How to format your references using the Breast Cancer Research citation style

This is a short guide how to format citations and the bibliography in a manuscript for Breast Cancer Research. For a complete guide how to prepare your manuscript refer to the journal's instructions to authors.

Using reference management software

Typically you don't format your citations and bibliography by hand. The easiest way is to use a reference manager:

PaperpileThe citation style is built in and you can choose it in Settings > Citation Style or Paperpile > Citation Style in Google Docs.
EndNoteDownload the output style file
Mendeley, Zotero, Papers, and othersThe style is either built in or you can download a CSL file that is supported by most references management programs.
BibTeXBibTeX syles are usually part of a LaTeX template. Check the instructions to authors if the publisher offers a LaTeX template for this journal.

Journal articles

Those examples are references to articles in scholarly journals and how they are supposed to appear in your bibliography.

Not all journals organize their published articles in volumes and issues, so these fields are optional. Some electronic journals do not provide a page range, but instead list an article identifier. In a case like this it's safe to use the article identifier instead of the page range.

A journal article with 1 author
1. de Waal FBM. Darwin’s last laugh. Nature. 2009;460:175.
A journal article with 2 authors
1. Nisbet EG, Chappellaz J. Atmospheric science. Shifting gear, quickly. Science. 2009;324:477–8.
A journal article with 3 authors
1. Farihi J, Gänsicke BT, Koester D. Evidence for water in the rocky debris of a disrupted extrasolar minor planet. Science. 2013;342:218–20.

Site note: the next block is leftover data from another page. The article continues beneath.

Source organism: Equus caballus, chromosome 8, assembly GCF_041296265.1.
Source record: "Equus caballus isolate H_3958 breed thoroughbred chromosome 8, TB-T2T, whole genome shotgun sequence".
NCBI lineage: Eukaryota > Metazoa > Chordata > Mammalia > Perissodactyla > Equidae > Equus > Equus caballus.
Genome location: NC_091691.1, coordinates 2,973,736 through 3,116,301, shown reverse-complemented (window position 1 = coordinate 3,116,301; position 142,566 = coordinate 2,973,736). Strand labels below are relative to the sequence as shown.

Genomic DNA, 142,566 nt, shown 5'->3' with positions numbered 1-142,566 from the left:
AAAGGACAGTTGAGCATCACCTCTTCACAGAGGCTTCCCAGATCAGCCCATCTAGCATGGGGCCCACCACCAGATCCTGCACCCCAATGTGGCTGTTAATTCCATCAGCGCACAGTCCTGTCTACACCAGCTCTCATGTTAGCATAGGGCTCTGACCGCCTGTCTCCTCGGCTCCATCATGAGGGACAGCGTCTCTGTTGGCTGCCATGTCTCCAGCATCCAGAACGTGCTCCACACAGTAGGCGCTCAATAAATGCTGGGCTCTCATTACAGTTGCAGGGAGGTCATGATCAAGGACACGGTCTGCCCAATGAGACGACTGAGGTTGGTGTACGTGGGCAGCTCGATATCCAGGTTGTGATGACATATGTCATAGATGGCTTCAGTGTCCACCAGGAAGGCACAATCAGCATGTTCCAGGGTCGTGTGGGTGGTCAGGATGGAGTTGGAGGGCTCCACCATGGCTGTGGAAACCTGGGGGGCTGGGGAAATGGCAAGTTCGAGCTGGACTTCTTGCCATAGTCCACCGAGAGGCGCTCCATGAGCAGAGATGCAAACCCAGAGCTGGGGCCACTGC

A journal article with 7 or more authors
1. Friedrich R, Panizzi P, Fuentes-Prior P, Richter K, Verhamme I, Anderson PJ, et al. Staphylocoagulase is a prototype for the mechanism of cofactor-induced zymogen activation. Nature. 2003;425:535–9.

Books and book chapters

Here are examples of references for authored and edited books as well as book chapters.

An authored book
1. Dickson EFG. Personal Protective Equipment for Chemical, Biological, and Radiological Hazards. Hoboken, NJ: John Wiley & Sons, Inc.; 2012.
An edited book
1. Michelsen J. Service Virtualization: Reality is Overrated. English J, editor. Berkeley, CA: Apress; 2012.
A chapter in an edited book
1. Lund MS, Refsdal A, Stølen K. 4 Semantics of UML Models for Dynamic Behavior. In: Giese H, Karsai G, Lee E, Rumpe B, Schätz B, editors. Model-Based Engineering of Embedded Real-Time Systems: International Dagstuhl Workshop, Dagstuhl Castle, Germany, November 4-9, 2007 Revised Selected Papers. Berlin, Heidelberg: Springer; 2010. p. 77–103.

Web sites

Sometimes references to web sites should appear directly in the text rather than in the bibliography. Refer to the Instructions to authors for Breast Cancer Research.

Blog post
1. Andrew E. Brain-Eating Amoeba Strikes The U.S. Again. IFLScience. IFLScience; 2015.


This example shows the general structure used for government reports, technical reports, and scientific reports. If you can't locate the report number then it might be better to cite the report as a book. For reports it is usually not individual people that are credited as authors, but a governmental department or agency like "U. S. Food and Drug Administration" or "National Cancer Institute".

Government report
1. Government Accountability Office. Aviation Safety: FAA Has An Opportunity to Enhance Safety and Improve Oversight of Initial Pilot Training. Washington, DC: U.S. Government Printing Office; 2012 Mar. Report No.: GAO-12-537T.

Theses and dissertations

Theses including Ph.D. dissertations, Master's theses or Bachelor theses follow the basic format outlined below.

Doctoral dissertation
1. Portwood B. Inclusive Special and General Education Secondary Teachers’ Attitudes towards the Inclusion of Students with Disabilities in the General Education Setting [Doctoral dissertation]. [ St. Charles, MO]: Lindenwood University; 2017.

News paper articles

Unlike scholarly journals, news papers do not usually have a volume and issue number. Instead, the full date and page number is required for a correct reference.

New York Times article
1. George N. Still Too Good, Too Bad or Invisible. New York Times. 2013 Feb 17;AR1.

In-text citations

References should be cited in the text by sequential numbers in square brackets:

This sentence cites one reference [1].
This sentence cites two references [1,2].
This sentence cites four references [1–4].

About the journal

Full journal titleBreast Cancer Research
ISSN (online)1465-542X

Other styles